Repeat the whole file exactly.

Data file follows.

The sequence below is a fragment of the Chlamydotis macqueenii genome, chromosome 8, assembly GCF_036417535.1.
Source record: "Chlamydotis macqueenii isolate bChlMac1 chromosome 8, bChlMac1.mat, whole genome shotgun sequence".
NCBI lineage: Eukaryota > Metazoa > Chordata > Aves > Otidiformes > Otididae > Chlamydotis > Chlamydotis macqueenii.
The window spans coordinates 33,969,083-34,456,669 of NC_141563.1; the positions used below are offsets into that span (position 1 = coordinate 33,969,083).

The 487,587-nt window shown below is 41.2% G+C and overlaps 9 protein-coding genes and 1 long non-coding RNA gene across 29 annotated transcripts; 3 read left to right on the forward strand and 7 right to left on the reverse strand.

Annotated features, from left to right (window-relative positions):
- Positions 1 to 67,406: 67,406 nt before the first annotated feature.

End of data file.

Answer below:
The sequence below is a fragment of the Chlamydotis macqueenii genome, chromosome 8, assembly GCF_036417535.1.
Source record: "Chlamydotis macqueenii isolate bChlMac1 chromosome 8, bChlMac1.mat, whole genome shotgun sequence".
NCBI lineage: Eukaryota > Metazoa > Chordata > Aves > Otidiformes > Otididae > Chlamydotis > Chlamydotis macqueenii.
The window spans coordinates 33,969,083-34,456,669 of NC_141563.1; the positions used below are offsets into that span (position 1 = coordinate 33,969,083).

The 487,587-nt window shown below is 41.2% G+C and overlaps 9 protein-coding genes and 1 long non-coding RNA gene across 29 annotated transcripts; 3 read left to right on the forward strand and 7 right to left on the reverse strand.

Annotated features, from left to right (window-relative positions):
- Positions 1 to 67,406: 67,406 nt before the first annotated feature.